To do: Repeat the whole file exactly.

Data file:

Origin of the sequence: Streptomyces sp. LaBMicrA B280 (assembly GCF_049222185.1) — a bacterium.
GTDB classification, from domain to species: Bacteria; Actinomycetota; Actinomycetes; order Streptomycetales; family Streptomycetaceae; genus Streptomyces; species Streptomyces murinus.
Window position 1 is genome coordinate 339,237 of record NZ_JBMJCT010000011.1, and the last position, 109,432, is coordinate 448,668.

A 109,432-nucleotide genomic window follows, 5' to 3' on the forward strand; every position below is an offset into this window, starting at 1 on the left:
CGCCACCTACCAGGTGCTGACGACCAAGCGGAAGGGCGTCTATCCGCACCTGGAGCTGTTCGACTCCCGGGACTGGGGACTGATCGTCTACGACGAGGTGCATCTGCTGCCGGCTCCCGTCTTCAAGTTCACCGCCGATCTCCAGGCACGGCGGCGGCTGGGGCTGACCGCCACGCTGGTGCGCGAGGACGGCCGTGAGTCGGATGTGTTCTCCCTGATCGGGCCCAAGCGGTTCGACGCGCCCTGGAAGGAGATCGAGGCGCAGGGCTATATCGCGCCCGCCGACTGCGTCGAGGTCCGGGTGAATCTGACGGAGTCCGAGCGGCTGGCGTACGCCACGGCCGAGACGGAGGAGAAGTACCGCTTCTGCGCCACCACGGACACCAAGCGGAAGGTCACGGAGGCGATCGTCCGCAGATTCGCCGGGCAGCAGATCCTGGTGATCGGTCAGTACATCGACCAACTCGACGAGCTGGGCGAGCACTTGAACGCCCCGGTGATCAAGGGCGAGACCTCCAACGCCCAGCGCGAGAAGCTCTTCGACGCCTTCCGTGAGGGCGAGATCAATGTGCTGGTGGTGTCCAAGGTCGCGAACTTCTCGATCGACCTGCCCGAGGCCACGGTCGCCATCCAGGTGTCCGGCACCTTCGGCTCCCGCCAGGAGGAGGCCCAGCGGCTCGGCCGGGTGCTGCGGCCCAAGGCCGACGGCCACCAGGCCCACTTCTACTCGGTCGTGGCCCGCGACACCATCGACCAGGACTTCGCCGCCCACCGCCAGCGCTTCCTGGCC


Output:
Origin of the sequence: Streptomyces sp. LaBMicrA B280 (assembly GCF_049222185.1) — a bacterium.
GTDB classification, from domain to species: Bacteria; Actinomycetota; Actinomycetes; order Streptomycetales; family Streptomycetaceae; genus Streptomyces; species Streptomyces murinus.
Window position 1 is genome coordinate 339,237 of record NZ_JBMJCT010000011.1, and the last position, 109,432, is coordinate 448,668.

A 109,432-nucleotide genomic window follows, 5' to 3' on the forward strand; every position below is an offset into this window, starting at 1 on the left:
CGCCACCTACCAGGTGCTGACGACCAAGCGGAAGGGCGTCTATCCGCACCTGGAGCTGTTCGACTCCCGGGACTGGGGACTGATCGTCTACGACGAGGTGCATCTGCTGCCGGCTCCCGTCTTCAAGTTCACCGCCGATCTCCAGGCACGGCGGCGGCTGGGGCTGACCGCCACGCTGGTGCGCGAGGACGGCCGTGAGTCGGATGTGTTCTCCCTGATCGGGCCCAAGCGGTTCGACGCGCCCTGGAAGGAGATCGAGGCGCAGGGCTATATCGCGCCCGCCGACTGCGTCGAGGTCCGGGTGAATCTGACGGAGTCCGAGCGGCTGGCGTACGCCACGGCCGAGACGGAGGAGAAGTACCGCTTCTGCGCCACCACGGACACCAAGCGGAAGGTCACGGAGGCGATCGTCCGCAGATTCGCCGGGCAGCAGATCCTGGTGATCGGTCAGTACATCGACCAACTCGACGAGCTGGGCGAGCACTTGAACGCCCCGGTGATCAAGGGCGAGACCTCCAACGCCCAGCGCGAGAAGCTCTTCGACGCCTTCCGTGAGGGCGAGATCAATGTGCTGGTGGTGTCCAAGGTCGCGAACTTCTCGATCGACCTGCCCGAGGCCACGGTCGCCATCCAGGTGTCCGGCACCTTCGGCTCCCGCCAGGAGGAGGCCCAGCGGCTCGGCCGGGTGCTGCGGCCCAAGGCCGACGGCCACCAGGCCCACTTCTACTCGGTCGTGGCCCGCGACACCATCGACCAGGACTTCGCCGCCCACCGCCAGCGCTTCCTGGCC